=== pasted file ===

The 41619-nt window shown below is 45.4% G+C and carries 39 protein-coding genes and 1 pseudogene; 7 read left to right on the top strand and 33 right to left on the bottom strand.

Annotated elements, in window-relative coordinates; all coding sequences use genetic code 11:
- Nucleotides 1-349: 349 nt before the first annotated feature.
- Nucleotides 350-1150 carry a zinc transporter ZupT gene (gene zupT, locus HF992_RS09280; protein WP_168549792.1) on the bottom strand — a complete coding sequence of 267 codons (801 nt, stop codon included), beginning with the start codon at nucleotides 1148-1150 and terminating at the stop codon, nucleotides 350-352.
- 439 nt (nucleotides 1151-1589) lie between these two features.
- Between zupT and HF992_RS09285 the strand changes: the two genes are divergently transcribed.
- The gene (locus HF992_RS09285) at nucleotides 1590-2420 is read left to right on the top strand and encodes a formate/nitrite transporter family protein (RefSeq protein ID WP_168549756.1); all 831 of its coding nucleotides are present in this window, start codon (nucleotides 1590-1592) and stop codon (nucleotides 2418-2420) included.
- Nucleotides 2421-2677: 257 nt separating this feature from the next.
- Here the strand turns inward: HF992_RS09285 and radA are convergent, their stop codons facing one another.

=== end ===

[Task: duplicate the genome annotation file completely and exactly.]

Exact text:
The 41619-nt window shown below is 45.4% G+C and carries 39 protein-coding genes and 1 pseudogene; 7 read left to right on the top strand and 33 right to left on the bottom strand.

Annotated elements, in window-relative coordinates; all coding sequences use genetic code 11:
- Nucleotides 1-349: 349 nt before the first annotated feature.
- Nucleotides 350-1150 carry a zinc transporter ZupT gene (gene zupT, locus HF992_RS09280; protein WP_168549792.1) on the bottom strand — a complete coding sequence of 267 codons (801 nt, stop codon included), beginning with the start codon at nucleotides 1148-1150 and terminating at the stop codon, nucleotides 350-352.
- 439 nt (nucleotides 1151-1589) lie between these two features.
- Between zupT and HF992_RS09285 the strand changes: the two genes are divergently transcribed.
- The gene (locus HF992_RS09285) at nucleotides 1590-2420 is read left to right on the top strand and encodes a formate/nitrite transporter family protein (RefSeq protein ID WP_168549756.1); all 831 of its coding nucleotides are present in this window, start codon (nucleotides 1590-1592) and stop codon (nucleotides 2418-2420) included.
- Nucleotides 2421-2677: 257 nt separating this feature from the next.
- Here the strand turns inward: HF992_RS09285 and radA are convergent, their stop codons facing one another.